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bitrex

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- Thread starter bitrex
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In summary: Thanks for your help.In summary, if you integrate by parts on the function first to break it up, you change the original integral into another integral plus a difference part. You don't want to do this, but if you do the integration by parts and the parts integral is in the table, then you've figured out the original integral.

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bitrex

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Dick

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bitrex

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Dick

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bitrex

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rock.freak667

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Now if L[f(t)]=F(s), then there is a property that says

L[-tf(t)]=F'(s)

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Dick

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bitrex said:integralof the original function, not the original function itself?

You don't want to integrate the function by parts, yes, that would mean you are finding the laplace transform of a different function. That would be foolish. You want to integrate the function times exp(-s*t) by parts. I think that's what the instructions are really trying to tell you. Is that what's confusing?

Last edited:

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bitrex

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Yes, it makes sense now. I had some kind of mental block on what the problem set was asking me to do, heh. So for the [tex]te^{t}[/tex] example I get something like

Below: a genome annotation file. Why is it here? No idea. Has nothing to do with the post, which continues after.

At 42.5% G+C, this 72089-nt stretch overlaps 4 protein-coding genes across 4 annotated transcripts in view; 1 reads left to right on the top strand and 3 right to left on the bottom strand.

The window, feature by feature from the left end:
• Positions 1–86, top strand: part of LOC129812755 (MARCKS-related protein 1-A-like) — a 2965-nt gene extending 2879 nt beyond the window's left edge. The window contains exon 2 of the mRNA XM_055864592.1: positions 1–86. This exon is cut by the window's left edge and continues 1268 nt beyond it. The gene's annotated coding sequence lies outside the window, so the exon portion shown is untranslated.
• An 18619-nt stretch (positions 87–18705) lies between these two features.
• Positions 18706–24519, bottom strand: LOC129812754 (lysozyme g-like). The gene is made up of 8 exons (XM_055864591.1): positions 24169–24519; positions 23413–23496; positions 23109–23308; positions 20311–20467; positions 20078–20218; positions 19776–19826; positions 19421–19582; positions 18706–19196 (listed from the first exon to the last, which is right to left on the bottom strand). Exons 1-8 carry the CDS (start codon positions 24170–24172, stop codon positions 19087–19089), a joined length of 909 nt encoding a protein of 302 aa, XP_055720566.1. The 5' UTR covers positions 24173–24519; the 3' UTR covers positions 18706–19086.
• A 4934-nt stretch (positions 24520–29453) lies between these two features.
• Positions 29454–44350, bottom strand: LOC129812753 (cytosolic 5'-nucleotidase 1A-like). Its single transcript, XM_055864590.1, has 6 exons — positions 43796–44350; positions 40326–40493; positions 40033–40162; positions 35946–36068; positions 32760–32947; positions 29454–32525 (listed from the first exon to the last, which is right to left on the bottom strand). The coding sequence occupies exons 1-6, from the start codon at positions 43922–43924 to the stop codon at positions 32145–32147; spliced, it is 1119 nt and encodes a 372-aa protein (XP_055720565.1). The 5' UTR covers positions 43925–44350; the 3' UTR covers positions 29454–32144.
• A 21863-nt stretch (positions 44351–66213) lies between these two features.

[tex] \int_0^\infty e^{-st}te^{t}dt = \int_0^\infty e^{-(s-1)t}t dt = \frac{e^{-(s-1)t}}{1 -s}t \bigg|_0^\infty - \frac{1}{1-s} \int_0^\infty e^{-st}e^{t}[/tex]

The second part of the expression is just the Laplace transform of e^t, so we get

[tex]\frac{1}{s^2 - 2s + 1}[/tex]. How's that look?

edit: I've made an error in the above, have to try again

edit: I think the answer is correct now...

[tex] \int_0^\infty e^{-st}te^{t}dt = \int_0^\infty e^{-(s-1)t}t dt = \frac{e^{-(s-1)t}}{1 -s}t \bigg|_0^\infty - \frac{1}{1-s} \int_0^\infty e^{-st}e^{t}[/tex]

The second part of the expression is just the Laplace transform of e^t, so we get

[tex]\frac{1}{s^2 - 2s + 1}[/tex]. How's that look?

edit: I've made an error in the above, have to try again

edit: I think the answer is correct now...

Last edited:

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Dick

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bitrex said:

[tex] \int_0^\infty e^{-st}te^{t}dt = \int_0^\infty e^{-(s-1)t}t dt = \frac{e^{-(s-1)t}}{1 -s}t \bigg|_0^\infty - \frac{1}{1-s} \int_0^\infty e^{-st}e^{t}[/tex]

The second part of the expression is just the Laplace transform of e^t, so we get

[tex]\frac{1}{s^2 - 2s + 1}[/tex]. How's that look?

edit: I've made an error in the above, have to try again

edit: I think the answer is correct now...

That looks just fine.

The Laplace Transform is a mathematical operation that transforms a function of time into a function of complex frequency. It is useful in scientific research because it allows for the analysis and manipulation of complex systems, making it easier to solve differential equations and study dynamic systems.

The Laplace Transform is calculated by integrating the function of time multiplied by the exponential function e^-st, where s is a complex variable. Its key properties include linearity, time-shifting, and convolution, which allow for simplification and manipulation of equations.

No, the function must be well-behaved and have a finite number of discontinuities and bounded growth. Otherwise, the Laplace Transform may not converge or give incorrect results.

The inverse Laplace Transform is the operation that converts a function of complex frequency back into a function of time. It is calculated by using the Bromwich integral, which involves contour integration in the complex plane, or by using a table of known transforms.

The Laplace Transform is commonly used in fields such as engineering, physics, and mathematics, particularly in the study of control systems, circuits, and differential equations. It is also used in signal processing, economics, and other areas of applied mathematics.

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